Author Archives: wbhood5083

License Plate Bracket and my Custom Bracket

I bought a license plate bracket from Simspeed, and to mount it to my bike I had to create a custom brace for it. I think it turned out well.

All I did was bent a piece of metal into an S shape, drill a few holes and it was done. I just have to paint it next.

The white ties will be coming off, and replaced with something else. I just put them on to hold the light cable so I could take the bike out for a joy ride. The temperature got up to about 55 degrees yesterday.

The Simspeed bracket came with the brake light that also has a clear section to let light shine on the plate.

New Pipes

I sold a guitar and bought a set of pipes.

My local bike shop, Open Road Biker Gear, had a set of Hard Krome Drag Star Staggered Duals in stock. I’ve seen some forums and posts about issues with Hard Krome pipes cracking. I’m hoping that won’t be the case with these. I guess we’ll see. I’ve also seen many forums and posts about how nice their pipes are.

I had to make a phone call to Hard Krome in California to figure out how to get the mount bracket on. There were two different sets of instructions and one part of it was a bit confusing.

Essentially, you have to remove the three bolts that hold on the triangle shaped brace that the stock pipes are attached to. You reuse those three bolts with the supplied nuts to attach the bracket that Hard Krome included in the supplies. Also, I had to remove the black vertical side cover before removing the OEM brace. HK provides a bolt, washer and nut that you use when replacing the cover, since the OEM bolt attached to the OEM brace that was removed.

With that, the bike has lost a little more weight. Awesome!

The pipes went on very easily, and I love the way they look. After wiping away all signs of fingerprints (because if you don’t before you heat up the chrome, your fingerprints will be there forever) I fired up the engine and holy smoke, these babies sound incredible – not to mention loud.

They are loud enough for me right now, so I have no intentions of removing the baffles. I can’t imagine how loud my bike would be if I did.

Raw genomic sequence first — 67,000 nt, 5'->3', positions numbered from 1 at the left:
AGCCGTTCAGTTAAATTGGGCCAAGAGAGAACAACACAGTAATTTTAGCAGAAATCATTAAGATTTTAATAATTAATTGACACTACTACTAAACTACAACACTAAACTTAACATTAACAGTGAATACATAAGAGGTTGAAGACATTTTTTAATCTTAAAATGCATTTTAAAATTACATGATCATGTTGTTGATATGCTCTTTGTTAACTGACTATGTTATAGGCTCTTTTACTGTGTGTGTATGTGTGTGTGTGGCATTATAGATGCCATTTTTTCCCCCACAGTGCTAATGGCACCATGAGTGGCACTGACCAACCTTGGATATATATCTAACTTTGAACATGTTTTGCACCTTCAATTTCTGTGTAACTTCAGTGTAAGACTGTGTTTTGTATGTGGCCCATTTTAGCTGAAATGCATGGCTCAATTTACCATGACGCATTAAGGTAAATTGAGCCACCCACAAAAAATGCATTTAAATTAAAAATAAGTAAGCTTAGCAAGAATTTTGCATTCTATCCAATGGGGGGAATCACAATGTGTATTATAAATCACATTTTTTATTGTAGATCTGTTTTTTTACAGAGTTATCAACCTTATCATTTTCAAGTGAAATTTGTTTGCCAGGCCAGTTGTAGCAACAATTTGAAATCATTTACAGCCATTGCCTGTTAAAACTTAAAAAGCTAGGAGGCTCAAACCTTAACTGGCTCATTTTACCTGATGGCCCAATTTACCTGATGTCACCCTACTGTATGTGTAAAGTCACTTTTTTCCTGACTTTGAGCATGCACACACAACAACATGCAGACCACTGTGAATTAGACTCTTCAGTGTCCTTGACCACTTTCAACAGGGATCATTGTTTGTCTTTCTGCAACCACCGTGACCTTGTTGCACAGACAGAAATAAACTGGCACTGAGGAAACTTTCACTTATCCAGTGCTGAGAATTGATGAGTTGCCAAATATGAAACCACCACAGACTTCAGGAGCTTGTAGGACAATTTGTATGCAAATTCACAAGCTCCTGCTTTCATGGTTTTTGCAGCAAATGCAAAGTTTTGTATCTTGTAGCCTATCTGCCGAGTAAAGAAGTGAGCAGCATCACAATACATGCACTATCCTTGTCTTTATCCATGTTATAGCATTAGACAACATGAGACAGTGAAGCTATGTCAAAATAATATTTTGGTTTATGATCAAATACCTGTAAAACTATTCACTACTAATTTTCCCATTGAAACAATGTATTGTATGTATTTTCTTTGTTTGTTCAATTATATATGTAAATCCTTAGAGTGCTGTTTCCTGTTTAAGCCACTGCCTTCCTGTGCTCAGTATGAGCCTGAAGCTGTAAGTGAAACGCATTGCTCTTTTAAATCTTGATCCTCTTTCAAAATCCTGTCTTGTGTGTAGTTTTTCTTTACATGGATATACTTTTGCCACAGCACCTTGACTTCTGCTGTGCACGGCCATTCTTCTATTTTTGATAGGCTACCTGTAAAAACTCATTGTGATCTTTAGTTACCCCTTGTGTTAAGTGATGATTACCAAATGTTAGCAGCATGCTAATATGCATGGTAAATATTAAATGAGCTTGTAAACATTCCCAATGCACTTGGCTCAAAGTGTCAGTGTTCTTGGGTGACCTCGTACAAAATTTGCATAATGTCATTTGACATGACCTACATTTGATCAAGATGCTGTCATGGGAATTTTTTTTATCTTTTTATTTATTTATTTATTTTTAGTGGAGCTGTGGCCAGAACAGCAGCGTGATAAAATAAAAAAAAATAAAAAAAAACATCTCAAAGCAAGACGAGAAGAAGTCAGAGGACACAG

Below are a few photos from the pipe switch.

Foot Pegs & Seat Bracket

I wanted to replace the wing shaped front foot pegs that came with my bobber project bike. I was wanting something a little closer to stock looking.

I found out the pegs that were on my bike were Kuryakyn brand foot pegs. My local bike supply shop, Open Road Biker Shop in Goldsboro, NC, carries Kuryakyn brand pegs. The ones I wanted came with male mount adapters, but I was able to remove the ones on my wing shaped pegs and use them. In a matter of a few minutes, I was good to go.

There is a small metal bracket on the back, underside of the Suzuki VL800 seat that connects to the rear fender. Well since I removed the fenders, I lost that connection. For a temporary fix (until I get my bobber spring seat) I mounted a 1″x1/4″x11″ bar across two mount spots made vacant with the removal of the rear fender. I then made a T out of that bar with a 2″x3/16″x5″ bar of metal that now mounts to the seat bracket. I turned the seat bracket around so that it was hidden under the seat.

It’s not pretty under there, but at least it is functional. If I leave it like this for long, I’ll have to put a coat of black paint on those pieces of metal.

I also found out that the OEM brake pedal had only had a slip on chrome piece put on it. I removed it to give the bike a little more original, classic look. I’m now looking for a toe only shifter pedal to replace the toe and heel shifter pedal that came on the bike.

Front Fender Too

Last thing I decided to do today was remove the front fender. She really looks like a completely different bike now. I’m going to fashion me a T bar made of two pieces of metal welded together to hold the factory seat in place in the bike’s current state of being. This will do until I add the smaller, spring seat. I removed the tank emblem today too.

Losing Weight

Below are some of the parts I have removed from the bike. Some of them may be going back on, but most of the weight is now lost forever.

S100 Is The Bomb

My Honda Shadow Owner Facebook page bud, Ole Søren Sørensen, of Oslo, Norway, suggested I try S100 to clean my bike. I gotta buy him a beer. That stuff is awesome. I found it at Shelton’s Harley Davidson in Goldsboro.

All I did was spray it on, wait a couple minutes, and spray it off with my regular water hose and nozzle. No rubbing. No scrubbing. No nothing else.